Trips-in-a-Book: Junie's Favourite Beach Reads
Packing the right reading material is an important part of any vacation, be it to some tropical beach, the family cottage, or your own backyard lawn chair. Below are my picks for summer holiday reading. If you are like me, sometimes you are looking for a beach read of substance that is also a good time and maybe gives you a few laughs (i.e., light on the tragedy, heavier on the adventure that is life -- no tears on the beach). With one exception, all of the novels on this list were selected on this criteria. The exception is Restless by William Boyd, a spy thriller which won’t make you laugh, but is an exhilarating, gripping tale set in WWII in which the heroine experiences both the joys and sorrows of human life. There is one non-fiction title on this list: West with the Night by Beryl Markham. A classic memoir full of adventure telling the tale of a life lived to the fullest. Most of these titles were published before the advent of electronic readers, but they are now all available as digital books.
I discovered each of these books serendipitously, as you do – on a friend’s bookshelf, surfing the web, at a used book sale, on a heaped table in a book store, listening to a books podcast, or after reading another book by the same author. It’s my go-to good-times list, and I have given these books as gifts many times. Each of them is a totally engrossing trip-in-a-book. The kind where you come to after reading the last page and feel like you've been somewhere fascinating, met people you will never forget, and are a bit breathless from the wild ride. Bon voyage!
Tales From Margaritaville by Jimmy Buffett (1989). And he can write great fiction, too! A gentle, humourous collection of short stories that have the same sunny, easy-going tone which imbues Mr. Buffett’s music. The stories comprise a road trip of sorts, from Wyoming to the coast of Florida and around the Caribbean. Along the way, we visit small coastal towns and meet a collection of colourful characters who populate Margaritaville, which is, of course, a state of mind.
Cooking With Fernet Branca by James Hamilton-Paterson (2004). Laugh out loud funny. Gerald Samper is a misanthropic ghost-writer of celebrity autobiographies ensconced in a sunny hilltop villa in Italy. His solitude is disrupted when an Eastern European composer named Marta moves in next door. Throw in Gerald’s current rock star client, some mysterious nighttime visitors, and copious amounts of the local tipple, and let the fun begin.
Cowboys are my Weakness by Pam Houston (1980). A collection of short stories about strong, capable women who get tangled up with a series of cowboys and sailors, Mr. Rights and Mr. Wrongs. Not exactly happily-ever-after romances, but there’s some white water rafting and other outdoor adventures involved to keep the adrenaline surging.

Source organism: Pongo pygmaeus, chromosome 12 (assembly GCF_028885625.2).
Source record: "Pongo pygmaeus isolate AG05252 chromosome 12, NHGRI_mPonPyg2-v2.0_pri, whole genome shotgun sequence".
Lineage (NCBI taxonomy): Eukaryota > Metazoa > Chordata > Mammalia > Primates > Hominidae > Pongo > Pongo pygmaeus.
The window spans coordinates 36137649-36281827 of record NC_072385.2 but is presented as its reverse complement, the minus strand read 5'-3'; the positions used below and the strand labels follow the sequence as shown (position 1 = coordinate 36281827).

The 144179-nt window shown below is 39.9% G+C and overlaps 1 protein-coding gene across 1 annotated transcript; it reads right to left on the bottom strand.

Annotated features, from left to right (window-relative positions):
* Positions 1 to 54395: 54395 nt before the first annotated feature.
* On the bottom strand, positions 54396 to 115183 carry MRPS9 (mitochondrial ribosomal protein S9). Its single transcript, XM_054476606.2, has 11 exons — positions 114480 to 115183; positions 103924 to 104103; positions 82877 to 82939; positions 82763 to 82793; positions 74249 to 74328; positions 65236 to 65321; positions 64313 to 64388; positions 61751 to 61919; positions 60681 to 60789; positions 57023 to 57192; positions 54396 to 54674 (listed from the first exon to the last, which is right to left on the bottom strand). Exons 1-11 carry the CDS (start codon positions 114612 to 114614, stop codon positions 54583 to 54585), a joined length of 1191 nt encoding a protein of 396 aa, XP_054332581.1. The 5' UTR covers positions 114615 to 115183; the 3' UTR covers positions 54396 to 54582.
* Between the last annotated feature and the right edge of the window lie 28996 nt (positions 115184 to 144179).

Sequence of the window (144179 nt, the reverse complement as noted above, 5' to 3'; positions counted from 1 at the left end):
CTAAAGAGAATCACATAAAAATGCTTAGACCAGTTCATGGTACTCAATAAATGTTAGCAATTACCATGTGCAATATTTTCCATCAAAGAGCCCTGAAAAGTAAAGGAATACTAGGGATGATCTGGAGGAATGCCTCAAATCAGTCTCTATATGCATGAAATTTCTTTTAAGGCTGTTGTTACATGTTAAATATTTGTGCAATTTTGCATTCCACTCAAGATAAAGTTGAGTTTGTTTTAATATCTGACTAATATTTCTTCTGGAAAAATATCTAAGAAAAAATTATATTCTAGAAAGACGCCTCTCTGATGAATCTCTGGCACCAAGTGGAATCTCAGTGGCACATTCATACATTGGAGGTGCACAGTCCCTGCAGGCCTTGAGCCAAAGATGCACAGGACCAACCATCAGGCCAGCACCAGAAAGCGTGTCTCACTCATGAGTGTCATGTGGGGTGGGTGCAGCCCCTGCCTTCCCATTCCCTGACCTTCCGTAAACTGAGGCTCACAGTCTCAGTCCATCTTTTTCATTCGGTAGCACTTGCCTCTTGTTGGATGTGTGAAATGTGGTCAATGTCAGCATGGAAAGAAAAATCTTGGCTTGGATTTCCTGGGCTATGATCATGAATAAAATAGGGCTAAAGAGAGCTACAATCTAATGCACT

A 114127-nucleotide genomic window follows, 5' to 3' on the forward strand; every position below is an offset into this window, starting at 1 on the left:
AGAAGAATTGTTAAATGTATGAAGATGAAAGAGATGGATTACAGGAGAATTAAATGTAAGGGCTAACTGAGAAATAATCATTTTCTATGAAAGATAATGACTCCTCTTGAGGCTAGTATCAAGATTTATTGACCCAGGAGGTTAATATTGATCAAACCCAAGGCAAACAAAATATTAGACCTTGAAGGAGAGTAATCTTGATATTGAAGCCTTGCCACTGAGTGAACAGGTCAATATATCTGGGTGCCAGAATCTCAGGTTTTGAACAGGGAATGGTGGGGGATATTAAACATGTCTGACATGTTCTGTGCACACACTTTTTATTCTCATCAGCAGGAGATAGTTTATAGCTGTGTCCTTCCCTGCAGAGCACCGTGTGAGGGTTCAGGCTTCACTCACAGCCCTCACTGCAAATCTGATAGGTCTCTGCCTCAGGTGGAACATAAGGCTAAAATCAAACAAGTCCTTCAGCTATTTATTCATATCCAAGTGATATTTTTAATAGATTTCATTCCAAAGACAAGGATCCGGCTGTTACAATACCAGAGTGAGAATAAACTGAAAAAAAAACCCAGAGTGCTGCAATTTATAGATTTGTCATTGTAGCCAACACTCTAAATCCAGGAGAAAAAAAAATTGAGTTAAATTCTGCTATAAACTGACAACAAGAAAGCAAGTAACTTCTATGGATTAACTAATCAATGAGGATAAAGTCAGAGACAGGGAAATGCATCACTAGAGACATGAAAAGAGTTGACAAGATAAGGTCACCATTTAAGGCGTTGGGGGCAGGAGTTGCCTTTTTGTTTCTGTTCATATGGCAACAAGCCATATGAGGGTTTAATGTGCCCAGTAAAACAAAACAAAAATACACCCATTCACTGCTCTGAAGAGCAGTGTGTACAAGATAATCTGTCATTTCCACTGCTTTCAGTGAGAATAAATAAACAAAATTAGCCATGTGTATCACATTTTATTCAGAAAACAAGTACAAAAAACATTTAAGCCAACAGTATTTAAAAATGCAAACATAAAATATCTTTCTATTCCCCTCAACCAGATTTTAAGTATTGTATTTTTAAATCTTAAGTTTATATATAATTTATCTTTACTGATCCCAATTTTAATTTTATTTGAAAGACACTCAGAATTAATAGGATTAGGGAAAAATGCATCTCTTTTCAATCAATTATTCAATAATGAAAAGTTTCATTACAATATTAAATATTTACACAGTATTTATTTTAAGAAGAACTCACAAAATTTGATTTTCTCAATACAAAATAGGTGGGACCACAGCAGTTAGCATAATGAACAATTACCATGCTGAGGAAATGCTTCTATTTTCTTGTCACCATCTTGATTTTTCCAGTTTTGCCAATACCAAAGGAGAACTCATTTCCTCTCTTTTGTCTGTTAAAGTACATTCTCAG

This Book Will Save Your Life by A.M. Homes (2007). A funny, witty and uplifting tale of redemption set in sometimes jaded Los Angeles. Richard is a wealthy workaholic recluse who abruptly changes his M.O. after a near death experience. He involves himself in the lives of strangers, saying yes where once he would have said no. This leads him to a whole new world. Part of the pleasure of this book is the sharp, original dialogue. The characters rarely say what you might expect them to say, which takes the action into new territory. They are, at the same time, absolutely believable and recognizable citizens of the 21st century.
Where’d You Go, Bernadette? By Maria Semple (2012). The action goes from Seattle to Antarctica. Bernadette is a somewhat unfulfilled wife and mother living in Seattle. She is increasing contemptuous of the local yummy mummies, and so fed up with the daily grind that she hires a virtual P.A. based in India to handle details like booking dental appointments and shopping. Then one day Bernadette disappears. The story is told mainly from the viewpoint of her beloved teenage daughter Bee, who sets out to find her.
Restless by William Boyd (2007). An engrossing WWII spy thriller, with a strong female protagonist. The action trips across wartime Europe. Extraordinary demands are made of an ordinary woman, who rises to the challenge. The action is relentless, the dramatic tension high, and the stakes are life and death.
West With the Night by Beryl Markham (1942). Beryl Markham grew up in Kenya, where she was a bush pilot in the 1930s. An unconventional life for a woman of her generation, and one filled with adventure. This beautifully written book presents a romantic portrait of colonial East Africa and a life lived to its fullest. Of it, Ernest Hemmingway wrote to his editor, Max Perkins, “She has written so well, and marvelously well, that I was completely ashamed of myself as a writer . . . [She] can write rings around all of us who consider ourselves as writers . . . It is really a bloody wonderful book.”